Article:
SYDNEY, AUSTRALIA—Australia is on fire like never before—and this year’s “bushfire” season, which typically peaks in January and February, has barely begun. Driven in part by a severe drought, fires have burned 1.65 million hectares in the state of New South Wales, more than the state’s total in the previous 3 years combined. Six people have died and more than 500 homes have been destroyed. As Science went to press, some 70 uncontrolled fires were burning in adjacent Queensland, and South Australia was bracing for potentially “catastrophic” burns.
David Bowman, a fire ecologist and geographer and director of the Fire Centre at the University of Tasmania in Hobart, spoke with Science about the crisis. The flames have charred even moist ecosystems once thought safe, he says. And the fires have become “white-hot politically,” with Prime Minister Scott Morrison’s Liberal government drawing criticism for refusing to acknowledge any link to climate change.
The interview has been edited for clarity and brevity.
Q: What is unusual about these fires?
A: The geographical scale and intensity—it’s happening all up and down the country. The very early start to the fire season across eastern Australia. The scale of housing loss.
We’re seeing recurrent fires in tall, wet eucalypt forests, which normally only burn very rarely. A swamp dried out near Port Macquarie, and organic sediments in the ground caught on fire. When you drop the water table, the soil is so rich in organic matter it will burn. We’ve seen swamps burning all around.
Even Australia’s fire-adapted forest ecosystems are struggling because they are facing increasingly frequent events. In Tasmania, over the past few years we have seen environments burning that historically see fires very rarely, perhaps every 1000 years. The increasing tempo, spatial scale, and frequency of fires could see ecosystems extinguished.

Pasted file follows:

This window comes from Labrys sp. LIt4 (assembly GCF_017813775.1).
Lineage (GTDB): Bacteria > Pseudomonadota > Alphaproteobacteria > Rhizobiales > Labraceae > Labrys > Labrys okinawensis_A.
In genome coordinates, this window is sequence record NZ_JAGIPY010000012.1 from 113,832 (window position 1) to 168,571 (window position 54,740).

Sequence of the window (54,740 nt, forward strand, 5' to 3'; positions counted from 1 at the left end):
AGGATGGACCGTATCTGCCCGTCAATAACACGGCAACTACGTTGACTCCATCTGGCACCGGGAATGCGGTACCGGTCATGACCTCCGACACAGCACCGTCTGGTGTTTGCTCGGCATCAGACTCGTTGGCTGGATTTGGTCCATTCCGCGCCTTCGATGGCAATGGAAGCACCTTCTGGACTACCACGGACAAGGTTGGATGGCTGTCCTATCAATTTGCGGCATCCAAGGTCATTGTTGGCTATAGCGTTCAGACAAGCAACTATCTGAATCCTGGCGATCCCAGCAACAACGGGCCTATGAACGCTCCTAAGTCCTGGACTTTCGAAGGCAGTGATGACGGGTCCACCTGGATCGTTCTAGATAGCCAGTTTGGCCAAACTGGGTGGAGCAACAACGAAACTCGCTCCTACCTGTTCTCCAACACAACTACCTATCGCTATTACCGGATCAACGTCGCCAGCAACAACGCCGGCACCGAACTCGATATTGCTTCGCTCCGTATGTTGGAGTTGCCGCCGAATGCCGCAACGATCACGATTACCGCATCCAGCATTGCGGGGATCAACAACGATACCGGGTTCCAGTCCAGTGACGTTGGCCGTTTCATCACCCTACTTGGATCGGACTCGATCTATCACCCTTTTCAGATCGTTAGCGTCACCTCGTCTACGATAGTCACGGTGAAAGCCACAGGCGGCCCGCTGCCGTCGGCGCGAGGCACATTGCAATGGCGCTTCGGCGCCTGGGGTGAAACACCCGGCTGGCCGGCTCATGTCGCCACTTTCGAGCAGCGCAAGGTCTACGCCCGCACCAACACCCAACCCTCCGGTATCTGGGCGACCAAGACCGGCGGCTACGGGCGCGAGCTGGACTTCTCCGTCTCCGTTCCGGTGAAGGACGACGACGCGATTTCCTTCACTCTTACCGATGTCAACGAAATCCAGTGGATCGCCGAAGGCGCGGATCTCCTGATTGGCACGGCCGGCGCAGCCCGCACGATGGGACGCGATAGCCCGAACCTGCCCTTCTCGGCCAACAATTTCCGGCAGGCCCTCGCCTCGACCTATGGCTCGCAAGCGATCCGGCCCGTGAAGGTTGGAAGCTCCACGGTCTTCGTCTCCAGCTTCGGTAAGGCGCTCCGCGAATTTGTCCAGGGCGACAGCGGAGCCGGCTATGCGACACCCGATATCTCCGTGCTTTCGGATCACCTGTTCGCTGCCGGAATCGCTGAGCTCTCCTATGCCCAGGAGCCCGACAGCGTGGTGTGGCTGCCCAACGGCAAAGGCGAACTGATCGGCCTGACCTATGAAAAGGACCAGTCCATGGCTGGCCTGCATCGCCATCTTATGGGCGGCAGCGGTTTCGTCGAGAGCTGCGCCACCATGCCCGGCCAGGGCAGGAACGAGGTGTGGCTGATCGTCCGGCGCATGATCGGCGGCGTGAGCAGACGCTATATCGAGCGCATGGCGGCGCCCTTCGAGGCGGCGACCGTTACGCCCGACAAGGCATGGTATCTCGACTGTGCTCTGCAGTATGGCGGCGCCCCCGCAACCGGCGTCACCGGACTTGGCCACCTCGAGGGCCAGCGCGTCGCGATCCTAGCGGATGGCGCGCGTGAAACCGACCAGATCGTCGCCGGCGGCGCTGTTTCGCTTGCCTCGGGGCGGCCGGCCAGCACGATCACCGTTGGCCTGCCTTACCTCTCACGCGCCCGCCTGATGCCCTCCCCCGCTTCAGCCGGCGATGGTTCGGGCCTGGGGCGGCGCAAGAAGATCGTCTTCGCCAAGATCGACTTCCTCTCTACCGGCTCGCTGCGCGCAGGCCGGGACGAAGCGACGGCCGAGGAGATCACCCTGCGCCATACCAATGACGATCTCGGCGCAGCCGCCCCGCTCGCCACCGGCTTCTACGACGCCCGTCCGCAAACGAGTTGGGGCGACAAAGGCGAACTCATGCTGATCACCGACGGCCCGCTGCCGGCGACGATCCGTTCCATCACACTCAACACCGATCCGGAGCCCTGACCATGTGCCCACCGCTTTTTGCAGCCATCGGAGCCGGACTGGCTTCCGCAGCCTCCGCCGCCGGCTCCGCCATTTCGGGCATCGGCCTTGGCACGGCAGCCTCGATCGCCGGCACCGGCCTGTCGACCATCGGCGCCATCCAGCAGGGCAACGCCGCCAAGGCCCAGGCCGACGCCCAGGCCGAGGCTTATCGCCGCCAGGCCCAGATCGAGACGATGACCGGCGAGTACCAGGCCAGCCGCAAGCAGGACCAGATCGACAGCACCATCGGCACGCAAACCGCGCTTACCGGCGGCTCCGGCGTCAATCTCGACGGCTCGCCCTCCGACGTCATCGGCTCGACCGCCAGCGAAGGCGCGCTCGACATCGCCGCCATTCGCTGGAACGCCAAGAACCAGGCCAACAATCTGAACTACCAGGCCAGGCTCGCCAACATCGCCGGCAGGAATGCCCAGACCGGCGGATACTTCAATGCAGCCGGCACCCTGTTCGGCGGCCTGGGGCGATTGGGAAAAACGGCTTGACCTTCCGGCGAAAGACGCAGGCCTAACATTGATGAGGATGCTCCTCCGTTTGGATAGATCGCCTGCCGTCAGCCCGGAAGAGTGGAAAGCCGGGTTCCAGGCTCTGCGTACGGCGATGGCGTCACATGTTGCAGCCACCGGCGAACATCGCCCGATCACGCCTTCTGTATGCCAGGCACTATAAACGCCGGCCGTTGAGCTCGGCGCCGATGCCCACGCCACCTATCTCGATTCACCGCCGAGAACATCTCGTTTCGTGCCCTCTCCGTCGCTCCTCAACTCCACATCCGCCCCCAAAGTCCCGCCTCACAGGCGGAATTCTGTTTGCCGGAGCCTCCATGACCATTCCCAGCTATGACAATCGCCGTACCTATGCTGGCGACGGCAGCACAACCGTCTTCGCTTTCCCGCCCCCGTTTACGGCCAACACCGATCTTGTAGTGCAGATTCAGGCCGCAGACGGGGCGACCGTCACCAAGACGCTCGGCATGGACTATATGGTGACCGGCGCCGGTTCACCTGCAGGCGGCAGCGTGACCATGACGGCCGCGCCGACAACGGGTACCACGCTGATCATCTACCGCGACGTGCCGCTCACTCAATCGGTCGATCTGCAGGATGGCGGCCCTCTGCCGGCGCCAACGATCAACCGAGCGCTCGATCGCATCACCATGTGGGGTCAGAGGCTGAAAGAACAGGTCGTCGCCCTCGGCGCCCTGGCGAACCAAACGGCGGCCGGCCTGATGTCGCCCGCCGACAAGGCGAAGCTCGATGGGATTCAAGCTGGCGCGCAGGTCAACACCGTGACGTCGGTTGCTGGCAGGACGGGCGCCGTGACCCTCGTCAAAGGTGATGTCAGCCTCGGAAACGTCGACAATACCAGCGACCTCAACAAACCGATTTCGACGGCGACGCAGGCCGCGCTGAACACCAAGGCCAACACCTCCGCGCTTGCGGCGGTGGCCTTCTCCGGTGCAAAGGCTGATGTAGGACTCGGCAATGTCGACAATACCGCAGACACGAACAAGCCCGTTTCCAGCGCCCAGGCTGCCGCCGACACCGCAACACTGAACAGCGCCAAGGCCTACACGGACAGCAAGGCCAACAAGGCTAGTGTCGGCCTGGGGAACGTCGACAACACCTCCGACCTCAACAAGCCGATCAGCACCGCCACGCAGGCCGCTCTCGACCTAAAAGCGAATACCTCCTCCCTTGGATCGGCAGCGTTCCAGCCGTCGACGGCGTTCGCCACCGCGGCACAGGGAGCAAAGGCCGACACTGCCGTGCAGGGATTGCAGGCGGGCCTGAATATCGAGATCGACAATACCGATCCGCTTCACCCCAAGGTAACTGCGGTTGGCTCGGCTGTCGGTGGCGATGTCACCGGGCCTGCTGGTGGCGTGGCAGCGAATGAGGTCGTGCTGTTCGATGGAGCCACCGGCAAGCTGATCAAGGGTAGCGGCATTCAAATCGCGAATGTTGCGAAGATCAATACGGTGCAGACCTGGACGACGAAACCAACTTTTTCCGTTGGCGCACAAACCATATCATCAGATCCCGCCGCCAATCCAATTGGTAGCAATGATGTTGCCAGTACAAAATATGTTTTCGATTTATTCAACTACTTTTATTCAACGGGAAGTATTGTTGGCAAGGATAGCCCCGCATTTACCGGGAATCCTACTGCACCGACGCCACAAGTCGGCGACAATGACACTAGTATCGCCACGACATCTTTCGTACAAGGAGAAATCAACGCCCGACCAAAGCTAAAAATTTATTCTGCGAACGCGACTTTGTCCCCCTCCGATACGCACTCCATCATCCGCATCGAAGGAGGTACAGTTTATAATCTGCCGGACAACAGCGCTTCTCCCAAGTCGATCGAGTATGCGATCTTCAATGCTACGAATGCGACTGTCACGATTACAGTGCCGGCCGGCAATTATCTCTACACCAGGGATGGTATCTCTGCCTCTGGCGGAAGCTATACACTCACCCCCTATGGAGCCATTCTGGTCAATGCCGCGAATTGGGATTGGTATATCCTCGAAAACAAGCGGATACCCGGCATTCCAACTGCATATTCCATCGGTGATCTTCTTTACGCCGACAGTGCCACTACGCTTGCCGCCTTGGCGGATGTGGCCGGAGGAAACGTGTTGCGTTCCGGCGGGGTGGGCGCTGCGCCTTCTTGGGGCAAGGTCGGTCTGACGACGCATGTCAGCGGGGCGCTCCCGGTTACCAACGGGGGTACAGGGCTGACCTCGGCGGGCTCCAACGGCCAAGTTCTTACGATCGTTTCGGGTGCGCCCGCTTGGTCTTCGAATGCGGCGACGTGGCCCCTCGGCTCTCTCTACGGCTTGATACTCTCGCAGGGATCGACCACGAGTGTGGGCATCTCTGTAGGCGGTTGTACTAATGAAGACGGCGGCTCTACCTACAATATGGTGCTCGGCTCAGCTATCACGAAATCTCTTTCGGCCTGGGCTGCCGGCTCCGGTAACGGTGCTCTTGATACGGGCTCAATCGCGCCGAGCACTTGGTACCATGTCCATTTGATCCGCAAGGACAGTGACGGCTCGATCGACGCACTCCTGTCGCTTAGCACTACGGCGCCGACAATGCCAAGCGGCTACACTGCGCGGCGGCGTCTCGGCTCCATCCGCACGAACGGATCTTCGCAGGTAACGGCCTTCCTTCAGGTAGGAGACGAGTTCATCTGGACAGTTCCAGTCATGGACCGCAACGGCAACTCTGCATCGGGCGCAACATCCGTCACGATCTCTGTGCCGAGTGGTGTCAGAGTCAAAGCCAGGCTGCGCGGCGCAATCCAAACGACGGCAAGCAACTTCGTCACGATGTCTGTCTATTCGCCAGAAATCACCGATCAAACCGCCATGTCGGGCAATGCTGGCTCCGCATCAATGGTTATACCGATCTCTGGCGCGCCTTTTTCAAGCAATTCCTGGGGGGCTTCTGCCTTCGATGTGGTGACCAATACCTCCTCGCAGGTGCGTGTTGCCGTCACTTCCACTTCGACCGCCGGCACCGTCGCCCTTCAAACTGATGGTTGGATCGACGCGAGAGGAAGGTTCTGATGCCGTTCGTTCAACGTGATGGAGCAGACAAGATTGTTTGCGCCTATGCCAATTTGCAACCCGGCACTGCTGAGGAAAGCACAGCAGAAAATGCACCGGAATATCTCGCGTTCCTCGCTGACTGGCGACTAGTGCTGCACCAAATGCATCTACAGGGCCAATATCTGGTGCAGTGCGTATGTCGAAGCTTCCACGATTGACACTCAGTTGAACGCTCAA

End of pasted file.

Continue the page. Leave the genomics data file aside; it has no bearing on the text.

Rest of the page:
Q: What is the role of climate change?
A: You have to ask: Has there ever been a fire event of 1.65 million hectares that’s burnt a large area of what is generally considered fire-proof vegetation, and also occurred simultaneously with fires in other regions of Australia and California? What is happening is extraordinary. It would be difficult to say there wasn’t a climate change dimension. We couldn’t have imagined the scale of the current event before it happened. We would have been told it was hyperbole.
This is teaching us what can be true under a climate changed world. The numbers, scale, and diversity of the fires is going to reframe our understanding of bushfire in Australia. This is a major event which will have huge intellectual and policy legacies.
Q: What policy issues has the crisis raised?
A: The fires are white-hot politically. The fact that the government has questioned the appropriateness of talking about the linkage to climate has put scientists in a difficult position. There has been an unexpected alliance between 24 former state fire and emergency chiefs who are advocating an awareness of increasing bushfire risk linked to climate change. They argue the government has ignored their advice because it doesn’t want to talk about climate. What they are saying is harmonizing with the warnings coming from scientists.
Q: How do the Australian fires relate to fires in other parts of the world?